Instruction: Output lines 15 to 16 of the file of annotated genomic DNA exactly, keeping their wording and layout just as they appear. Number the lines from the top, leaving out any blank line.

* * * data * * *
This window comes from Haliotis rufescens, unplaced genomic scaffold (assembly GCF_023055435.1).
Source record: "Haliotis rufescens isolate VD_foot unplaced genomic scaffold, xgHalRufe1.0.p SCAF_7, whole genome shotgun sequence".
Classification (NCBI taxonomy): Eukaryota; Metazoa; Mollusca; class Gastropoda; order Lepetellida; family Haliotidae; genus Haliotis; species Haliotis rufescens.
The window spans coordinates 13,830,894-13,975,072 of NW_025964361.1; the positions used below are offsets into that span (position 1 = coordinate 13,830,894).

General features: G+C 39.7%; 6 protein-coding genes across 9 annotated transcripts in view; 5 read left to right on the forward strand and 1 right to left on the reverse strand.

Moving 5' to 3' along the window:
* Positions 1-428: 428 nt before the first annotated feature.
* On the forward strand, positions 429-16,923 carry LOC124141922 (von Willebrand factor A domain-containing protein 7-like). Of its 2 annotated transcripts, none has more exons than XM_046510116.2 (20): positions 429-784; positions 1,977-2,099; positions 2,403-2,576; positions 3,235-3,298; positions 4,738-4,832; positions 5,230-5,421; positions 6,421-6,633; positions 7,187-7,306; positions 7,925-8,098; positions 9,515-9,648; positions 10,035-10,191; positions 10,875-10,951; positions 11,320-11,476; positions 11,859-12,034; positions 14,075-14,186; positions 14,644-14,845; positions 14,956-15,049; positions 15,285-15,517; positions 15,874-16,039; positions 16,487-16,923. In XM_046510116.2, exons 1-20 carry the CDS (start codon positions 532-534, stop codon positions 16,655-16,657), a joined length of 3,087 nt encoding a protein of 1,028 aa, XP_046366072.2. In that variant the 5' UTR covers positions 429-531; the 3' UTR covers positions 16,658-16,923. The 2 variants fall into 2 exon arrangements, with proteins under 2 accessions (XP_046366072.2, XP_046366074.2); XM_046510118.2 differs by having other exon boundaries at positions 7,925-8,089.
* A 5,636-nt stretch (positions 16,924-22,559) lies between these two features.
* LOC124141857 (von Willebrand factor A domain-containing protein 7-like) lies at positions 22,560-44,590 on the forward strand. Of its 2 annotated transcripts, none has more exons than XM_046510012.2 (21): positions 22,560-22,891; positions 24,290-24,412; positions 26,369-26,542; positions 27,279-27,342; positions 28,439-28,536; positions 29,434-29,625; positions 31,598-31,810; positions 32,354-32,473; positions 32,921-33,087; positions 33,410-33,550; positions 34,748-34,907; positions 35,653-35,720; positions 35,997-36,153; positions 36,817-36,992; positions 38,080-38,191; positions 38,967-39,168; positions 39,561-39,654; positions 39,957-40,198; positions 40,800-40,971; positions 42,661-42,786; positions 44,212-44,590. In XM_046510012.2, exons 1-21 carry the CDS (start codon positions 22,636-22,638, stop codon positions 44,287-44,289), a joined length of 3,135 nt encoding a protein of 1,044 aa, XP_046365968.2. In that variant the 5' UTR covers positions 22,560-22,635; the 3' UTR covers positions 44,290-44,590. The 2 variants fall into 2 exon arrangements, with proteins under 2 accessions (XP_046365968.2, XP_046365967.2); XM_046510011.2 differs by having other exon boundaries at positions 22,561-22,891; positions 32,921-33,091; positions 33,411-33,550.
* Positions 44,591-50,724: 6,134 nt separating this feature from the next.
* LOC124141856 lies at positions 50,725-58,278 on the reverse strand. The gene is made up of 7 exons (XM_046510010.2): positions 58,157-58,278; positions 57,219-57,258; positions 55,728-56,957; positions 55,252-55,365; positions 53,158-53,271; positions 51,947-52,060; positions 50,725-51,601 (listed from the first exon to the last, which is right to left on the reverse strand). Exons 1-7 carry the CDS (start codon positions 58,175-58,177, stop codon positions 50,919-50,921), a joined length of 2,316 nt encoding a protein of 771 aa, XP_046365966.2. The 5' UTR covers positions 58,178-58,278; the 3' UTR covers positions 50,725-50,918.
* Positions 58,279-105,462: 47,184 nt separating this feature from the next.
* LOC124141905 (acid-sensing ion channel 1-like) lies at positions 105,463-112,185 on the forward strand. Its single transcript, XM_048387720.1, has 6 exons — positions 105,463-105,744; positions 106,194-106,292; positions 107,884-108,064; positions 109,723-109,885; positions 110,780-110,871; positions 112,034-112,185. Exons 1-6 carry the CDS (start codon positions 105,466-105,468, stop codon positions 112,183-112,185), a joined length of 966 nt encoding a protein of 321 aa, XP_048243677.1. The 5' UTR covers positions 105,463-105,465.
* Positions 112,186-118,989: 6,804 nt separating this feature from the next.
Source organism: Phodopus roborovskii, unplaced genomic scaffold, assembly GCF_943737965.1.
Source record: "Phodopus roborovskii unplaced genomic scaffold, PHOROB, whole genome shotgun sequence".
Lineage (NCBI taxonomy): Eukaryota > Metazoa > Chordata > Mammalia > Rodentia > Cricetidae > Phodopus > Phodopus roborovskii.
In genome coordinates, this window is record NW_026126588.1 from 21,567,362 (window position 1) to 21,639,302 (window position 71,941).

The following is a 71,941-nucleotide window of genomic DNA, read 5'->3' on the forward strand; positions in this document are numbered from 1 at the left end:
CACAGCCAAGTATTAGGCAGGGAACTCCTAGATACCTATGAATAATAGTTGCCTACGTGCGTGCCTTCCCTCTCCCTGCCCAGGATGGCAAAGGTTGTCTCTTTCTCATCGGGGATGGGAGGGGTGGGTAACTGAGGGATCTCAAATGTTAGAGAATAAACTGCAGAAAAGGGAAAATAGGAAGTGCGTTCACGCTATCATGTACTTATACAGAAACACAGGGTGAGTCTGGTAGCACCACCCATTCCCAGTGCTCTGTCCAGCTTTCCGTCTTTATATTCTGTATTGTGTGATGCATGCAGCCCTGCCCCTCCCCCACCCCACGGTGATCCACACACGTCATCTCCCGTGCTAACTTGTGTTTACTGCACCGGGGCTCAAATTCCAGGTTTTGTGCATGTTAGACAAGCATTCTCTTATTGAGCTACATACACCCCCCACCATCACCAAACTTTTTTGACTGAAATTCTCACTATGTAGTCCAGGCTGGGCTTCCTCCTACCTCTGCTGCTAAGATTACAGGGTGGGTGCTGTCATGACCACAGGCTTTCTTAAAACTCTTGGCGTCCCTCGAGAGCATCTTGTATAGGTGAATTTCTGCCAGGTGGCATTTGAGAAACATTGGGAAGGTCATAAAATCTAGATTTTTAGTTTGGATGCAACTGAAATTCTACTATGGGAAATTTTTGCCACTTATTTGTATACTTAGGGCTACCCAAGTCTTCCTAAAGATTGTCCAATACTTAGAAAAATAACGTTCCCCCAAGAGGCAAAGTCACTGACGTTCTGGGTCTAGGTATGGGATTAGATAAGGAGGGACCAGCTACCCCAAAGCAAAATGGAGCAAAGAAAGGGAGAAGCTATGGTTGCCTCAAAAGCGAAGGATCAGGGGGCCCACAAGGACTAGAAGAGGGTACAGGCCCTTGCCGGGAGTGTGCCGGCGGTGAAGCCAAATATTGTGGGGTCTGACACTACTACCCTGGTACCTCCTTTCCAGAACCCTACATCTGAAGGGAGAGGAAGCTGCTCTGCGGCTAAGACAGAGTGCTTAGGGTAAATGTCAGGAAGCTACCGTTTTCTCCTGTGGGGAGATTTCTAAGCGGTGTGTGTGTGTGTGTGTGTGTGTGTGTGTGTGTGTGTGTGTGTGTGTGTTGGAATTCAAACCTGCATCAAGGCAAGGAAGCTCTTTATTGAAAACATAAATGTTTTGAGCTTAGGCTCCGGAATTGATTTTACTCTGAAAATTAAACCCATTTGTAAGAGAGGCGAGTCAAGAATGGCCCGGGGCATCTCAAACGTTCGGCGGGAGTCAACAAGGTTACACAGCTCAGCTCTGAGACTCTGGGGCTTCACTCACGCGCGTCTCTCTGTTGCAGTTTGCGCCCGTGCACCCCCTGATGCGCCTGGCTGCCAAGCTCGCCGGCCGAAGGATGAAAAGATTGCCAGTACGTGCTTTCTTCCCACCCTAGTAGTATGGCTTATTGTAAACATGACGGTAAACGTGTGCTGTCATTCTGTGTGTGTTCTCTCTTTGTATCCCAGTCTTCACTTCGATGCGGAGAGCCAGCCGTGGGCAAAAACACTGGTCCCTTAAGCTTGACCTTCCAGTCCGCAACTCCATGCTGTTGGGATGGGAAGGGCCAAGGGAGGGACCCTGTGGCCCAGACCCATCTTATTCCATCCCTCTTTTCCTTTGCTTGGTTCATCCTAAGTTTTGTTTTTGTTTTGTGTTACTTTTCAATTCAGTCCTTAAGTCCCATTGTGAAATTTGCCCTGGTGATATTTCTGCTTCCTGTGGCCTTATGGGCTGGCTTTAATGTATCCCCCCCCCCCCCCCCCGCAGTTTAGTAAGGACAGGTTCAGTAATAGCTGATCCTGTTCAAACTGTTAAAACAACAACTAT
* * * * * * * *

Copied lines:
* Positions 112,186-118,989: 6,804 nt separating this feature from the next.
Source organism: Phodopus roborovskii, unplaced genomic scaffold, assembly GCF_943737965.1.